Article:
Young city thrives in South China Sea

Sansha, an youngest city in China, will see its third birthday on Friday.

Life on Sansha’s islands in south China sea has become more pleasant over the past three years, mainly due to improved infrastructure.

Since Sansha city was established to administer about two million square kilometers of islands and territorial waters, it has become an increasingly comfortable home for hundreds of fishermen, government employees and troops.

The local government has taken measures to improve its infrastructure and protect local environment.

In 2014, the local government managed to provide access to desalinated water and electricity, generated by solar power and gasoline, on all inhabited islands.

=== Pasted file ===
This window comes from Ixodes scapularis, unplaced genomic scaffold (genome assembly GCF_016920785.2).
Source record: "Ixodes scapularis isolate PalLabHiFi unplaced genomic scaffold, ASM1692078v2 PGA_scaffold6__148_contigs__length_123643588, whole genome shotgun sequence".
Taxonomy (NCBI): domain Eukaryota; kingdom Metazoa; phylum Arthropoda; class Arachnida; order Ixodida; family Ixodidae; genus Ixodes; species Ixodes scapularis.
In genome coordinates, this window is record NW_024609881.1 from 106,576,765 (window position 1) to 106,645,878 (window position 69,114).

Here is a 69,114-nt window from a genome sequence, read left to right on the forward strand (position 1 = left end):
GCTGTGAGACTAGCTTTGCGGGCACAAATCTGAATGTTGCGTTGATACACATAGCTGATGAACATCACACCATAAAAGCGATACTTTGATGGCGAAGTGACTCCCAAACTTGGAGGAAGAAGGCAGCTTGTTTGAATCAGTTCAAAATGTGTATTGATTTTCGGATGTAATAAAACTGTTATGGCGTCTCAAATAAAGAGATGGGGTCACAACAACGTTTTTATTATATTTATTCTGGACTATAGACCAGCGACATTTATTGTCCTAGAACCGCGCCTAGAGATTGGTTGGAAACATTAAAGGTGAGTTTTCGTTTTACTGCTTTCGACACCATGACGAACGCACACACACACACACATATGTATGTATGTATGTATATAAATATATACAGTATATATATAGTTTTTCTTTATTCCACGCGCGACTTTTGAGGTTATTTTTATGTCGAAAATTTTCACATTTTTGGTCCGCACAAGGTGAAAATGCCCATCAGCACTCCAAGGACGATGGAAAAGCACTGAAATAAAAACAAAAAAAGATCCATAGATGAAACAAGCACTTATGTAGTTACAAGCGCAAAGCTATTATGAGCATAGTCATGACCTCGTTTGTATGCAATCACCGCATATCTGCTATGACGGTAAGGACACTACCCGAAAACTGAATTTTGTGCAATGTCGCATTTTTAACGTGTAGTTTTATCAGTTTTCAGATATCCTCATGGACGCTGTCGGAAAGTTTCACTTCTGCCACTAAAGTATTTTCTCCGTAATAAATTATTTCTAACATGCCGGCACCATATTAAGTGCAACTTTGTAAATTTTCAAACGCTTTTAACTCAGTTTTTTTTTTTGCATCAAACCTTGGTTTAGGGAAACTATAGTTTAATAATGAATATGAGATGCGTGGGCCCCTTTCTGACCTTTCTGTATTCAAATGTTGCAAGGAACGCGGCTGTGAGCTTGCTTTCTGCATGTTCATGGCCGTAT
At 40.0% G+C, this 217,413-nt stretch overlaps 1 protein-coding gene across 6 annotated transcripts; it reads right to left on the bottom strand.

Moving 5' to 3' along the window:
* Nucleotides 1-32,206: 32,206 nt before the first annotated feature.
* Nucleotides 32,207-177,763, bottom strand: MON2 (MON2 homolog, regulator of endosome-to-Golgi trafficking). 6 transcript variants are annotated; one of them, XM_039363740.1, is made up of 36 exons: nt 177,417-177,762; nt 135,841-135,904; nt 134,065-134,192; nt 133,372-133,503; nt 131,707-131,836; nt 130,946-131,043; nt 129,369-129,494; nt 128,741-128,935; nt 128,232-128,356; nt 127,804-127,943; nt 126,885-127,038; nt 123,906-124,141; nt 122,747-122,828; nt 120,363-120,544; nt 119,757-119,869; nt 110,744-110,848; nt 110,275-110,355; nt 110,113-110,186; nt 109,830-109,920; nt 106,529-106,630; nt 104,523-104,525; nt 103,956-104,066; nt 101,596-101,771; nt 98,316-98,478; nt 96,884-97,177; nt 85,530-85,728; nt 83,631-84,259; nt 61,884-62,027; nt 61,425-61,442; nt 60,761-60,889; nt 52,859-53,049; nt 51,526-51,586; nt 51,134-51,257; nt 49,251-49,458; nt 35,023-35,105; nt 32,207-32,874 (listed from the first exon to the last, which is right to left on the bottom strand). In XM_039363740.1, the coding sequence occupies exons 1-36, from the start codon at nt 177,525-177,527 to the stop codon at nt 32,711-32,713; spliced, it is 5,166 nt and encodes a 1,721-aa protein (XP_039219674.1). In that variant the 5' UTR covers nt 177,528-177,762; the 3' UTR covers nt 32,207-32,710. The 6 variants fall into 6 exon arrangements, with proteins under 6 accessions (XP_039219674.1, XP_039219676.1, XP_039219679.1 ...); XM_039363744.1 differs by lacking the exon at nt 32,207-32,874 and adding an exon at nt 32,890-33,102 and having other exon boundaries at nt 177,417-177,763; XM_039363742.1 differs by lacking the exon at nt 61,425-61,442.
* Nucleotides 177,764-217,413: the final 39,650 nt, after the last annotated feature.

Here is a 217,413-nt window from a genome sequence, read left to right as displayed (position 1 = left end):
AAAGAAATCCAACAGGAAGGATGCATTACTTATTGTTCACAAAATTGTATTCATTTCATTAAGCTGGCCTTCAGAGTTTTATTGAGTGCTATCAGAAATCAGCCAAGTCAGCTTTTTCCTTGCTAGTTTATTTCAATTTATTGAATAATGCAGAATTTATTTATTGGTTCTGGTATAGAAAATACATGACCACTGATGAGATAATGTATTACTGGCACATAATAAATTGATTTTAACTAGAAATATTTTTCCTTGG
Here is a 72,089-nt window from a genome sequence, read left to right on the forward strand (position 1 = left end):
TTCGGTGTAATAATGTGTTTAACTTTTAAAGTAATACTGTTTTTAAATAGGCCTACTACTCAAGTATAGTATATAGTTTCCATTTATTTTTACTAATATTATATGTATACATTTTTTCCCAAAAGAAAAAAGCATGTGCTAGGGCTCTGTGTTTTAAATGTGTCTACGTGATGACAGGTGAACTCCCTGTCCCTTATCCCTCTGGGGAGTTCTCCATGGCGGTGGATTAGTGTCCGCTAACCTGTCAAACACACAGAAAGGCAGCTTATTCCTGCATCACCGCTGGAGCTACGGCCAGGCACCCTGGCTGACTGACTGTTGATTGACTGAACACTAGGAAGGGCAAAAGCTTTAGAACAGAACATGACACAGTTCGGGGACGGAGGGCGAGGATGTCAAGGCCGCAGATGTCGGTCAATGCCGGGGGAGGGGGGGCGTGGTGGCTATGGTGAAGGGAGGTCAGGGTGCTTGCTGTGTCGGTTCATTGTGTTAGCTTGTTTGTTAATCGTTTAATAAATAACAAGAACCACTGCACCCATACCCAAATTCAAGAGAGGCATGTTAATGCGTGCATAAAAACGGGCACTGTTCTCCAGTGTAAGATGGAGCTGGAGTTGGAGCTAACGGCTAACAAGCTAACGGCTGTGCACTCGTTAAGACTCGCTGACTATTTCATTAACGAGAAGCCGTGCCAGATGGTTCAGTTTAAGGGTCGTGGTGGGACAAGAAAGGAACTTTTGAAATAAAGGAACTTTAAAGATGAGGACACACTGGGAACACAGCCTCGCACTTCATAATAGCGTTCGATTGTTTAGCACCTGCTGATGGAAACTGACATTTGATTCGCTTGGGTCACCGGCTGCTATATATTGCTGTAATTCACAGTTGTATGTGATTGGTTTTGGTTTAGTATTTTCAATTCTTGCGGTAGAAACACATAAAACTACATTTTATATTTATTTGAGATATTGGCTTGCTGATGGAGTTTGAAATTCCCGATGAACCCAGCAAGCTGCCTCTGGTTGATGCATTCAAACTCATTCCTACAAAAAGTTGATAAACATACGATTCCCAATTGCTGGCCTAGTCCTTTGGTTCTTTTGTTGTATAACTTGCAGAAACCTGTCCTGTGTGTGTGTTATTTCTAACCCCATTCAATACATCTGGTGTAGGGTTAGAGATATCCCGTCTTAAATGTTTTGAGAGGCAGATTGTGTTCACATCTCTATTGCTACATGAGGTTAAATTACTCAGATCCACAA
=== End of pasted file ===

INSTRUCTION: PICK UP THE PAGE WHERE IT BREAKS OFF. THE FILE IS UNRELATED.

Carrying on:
Currently, a government-led housing project is helping accommodate fishermen who live in cabins that are vulnerable to storms.

In addition, since January this year, a large supply ship has begun a route carrying daily necessities and food to the islets from the island province of Hainan, which is hundreds of kilometers away, up to twice a week.

The new supply ship also helps Sansha’s deep-sea fish reach more buyers in inland markets, sometimes as far as Beijing, with at least 3 thousand KM away.

Fisherman Fu Zaichou says fresh seafood can be rapidly shipped to Hainan and then sent to Beijing in less than two days’ transportation.

SOUNDBITE(CHINESE)FU ZAICHOU, Director, Yongxing Community Committee
” We hope Beijing customers will like our seafood.”

Though fishing remains a traditional pillar of local economy, the local government is encouraging more residents to switch to the tourism service sector.

This year, 1.6 million U.S. dollars was earmarked by the city government as financial support to those who want to start their own business, such as restaurants, at scenic spots.

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